Monday, November 22, 2010

Past And Future Present Tense

Me - In my brownie uniform

I just found the most interesting blog, called Forgotten Old Photos. Check it out sometime; the link is to the right under Blogs I Like.

The blogger explains that she started with old photos found in a couple of boxes in a thrift shop and her project has developed over the past 2 years into a delightful venture of communication and reunification. She publishes the photos she finds, and also some that people have sent to her, and occasionally an old photo is reunited with the subject's relatives. When a match is made she sends the original photo on to the appropriate family. What an interesting project!

Preserving images from the past may turn out to be one of the greatest benefits of electronic media. I'm not a technology expert, but my impression is that the "bits" that images are made of don't degrade, can be reproduced endlessly, and are stored easily on hard drives, disks, etc.

I suppose the same is true of the electronic storage of music.

And what a difference that will make to future generations' knowledge of history! For example, what do we know of 500 years ago - the year 1510?
  • We have the written word, passed down, rewritten, interpreted, edited, etc.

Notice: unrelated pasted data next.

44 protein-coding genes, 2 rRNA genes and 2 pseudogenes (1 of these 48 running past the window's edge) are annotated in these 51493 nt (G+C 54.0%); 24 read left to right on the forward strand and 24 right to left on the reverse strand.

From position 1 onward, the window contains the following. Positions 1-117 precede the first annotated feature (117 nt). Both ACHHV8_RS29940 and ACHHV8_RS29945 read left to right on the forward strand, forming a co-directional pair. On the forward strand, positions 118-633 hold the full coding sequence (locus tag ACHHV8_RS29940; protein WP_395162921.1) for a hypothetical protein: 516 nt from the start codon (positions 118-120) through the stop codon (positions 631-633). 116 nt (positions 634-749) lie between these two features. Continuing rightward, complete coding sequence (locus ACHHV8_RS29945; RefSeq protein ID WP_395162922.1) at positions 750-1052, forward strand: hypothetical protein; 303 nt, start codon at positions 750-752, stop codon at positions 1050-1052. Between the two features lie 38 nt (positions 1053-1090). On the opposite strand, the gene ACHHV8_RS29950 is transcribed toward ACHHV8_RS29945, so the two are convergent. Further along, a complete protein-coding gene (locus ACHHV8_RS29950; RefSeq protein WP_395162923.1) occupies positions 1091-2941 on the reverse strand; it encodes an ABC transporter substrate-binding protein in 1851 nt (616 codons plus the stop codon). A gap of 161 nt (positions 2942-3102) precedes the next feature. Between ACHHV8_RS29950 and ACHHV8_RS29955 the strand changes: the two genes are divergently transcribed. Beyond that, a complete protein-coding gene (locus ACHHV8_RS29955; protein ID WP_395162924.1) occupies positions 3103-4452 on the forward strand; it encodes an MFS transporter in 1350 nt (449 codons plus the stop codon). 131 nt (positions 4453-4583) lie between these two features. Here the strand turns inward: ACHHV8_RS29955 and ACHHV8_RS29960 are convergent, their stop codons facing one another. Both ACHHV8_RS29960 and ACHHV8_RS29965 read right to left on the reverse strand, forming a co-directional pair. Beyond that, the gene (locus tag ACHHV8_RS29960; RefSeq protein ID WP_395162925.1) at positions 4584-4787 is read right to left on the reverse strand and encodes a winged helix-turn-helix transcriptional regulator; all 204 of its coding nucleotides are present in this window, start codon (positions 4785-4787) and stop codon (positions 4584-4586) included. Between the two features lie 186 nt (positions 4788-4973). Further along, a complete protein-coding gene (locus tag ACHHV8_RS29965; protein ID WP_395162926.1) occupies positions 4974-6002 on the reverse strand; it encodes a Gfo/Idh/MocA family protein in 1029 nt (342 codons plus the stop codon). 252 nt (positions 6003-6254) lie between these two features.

• We have a few old books and artifacts, mostly stored in museums.
  • We have old paintings, samples that have survived the years, again mostly in museums or private collections.
What will the people of 2510 - 500 years in the future - know of us?
  • Photos, videos, movies, diaries (blogs), newspapers and textbooks, all accurately preserved by electronic data.
  • Although not everything will survive, the sample that does will be larger because the medium is more stable.
  • The only thing 26th century people will need to access all this is a way to transfer our "bits" into their methods of storing and accessing information.
In the 12th century, the Bible was copied by hand by monks; in the 15th century books were printed from hand set printing presses; in the 26th century information will be stored and transmitted by machine. There's a potential here for much greater accuracy and less bias. And greater potential for ordinary folk to be heard. I like it!

In the meantime, I'm enjoying these old photos, and the blogger's attempts to interpret and connect-the-dots (literally).

And here are a couple of my own fairly old photos:
First Grade - Fredericksburg School - 1952
Vacation Bible School - First Baptist Church - 1954

If you have old photos that have not yet been duplicated electronically, don't waste another minute. Scan them and store them for future generations. Your great great great great great grandchildren, nieces and nephews will appreciate it!

Now, go hug someone you love, and say a kind word to someone you don't!

1 comment:

jude said...

Well aren't you the cutie!!! Good advice about the photos. I would also add to that the importance of preserving all the valuable things stored in the minds of our older generation. They have wonderful stories to tell. I should be doing that....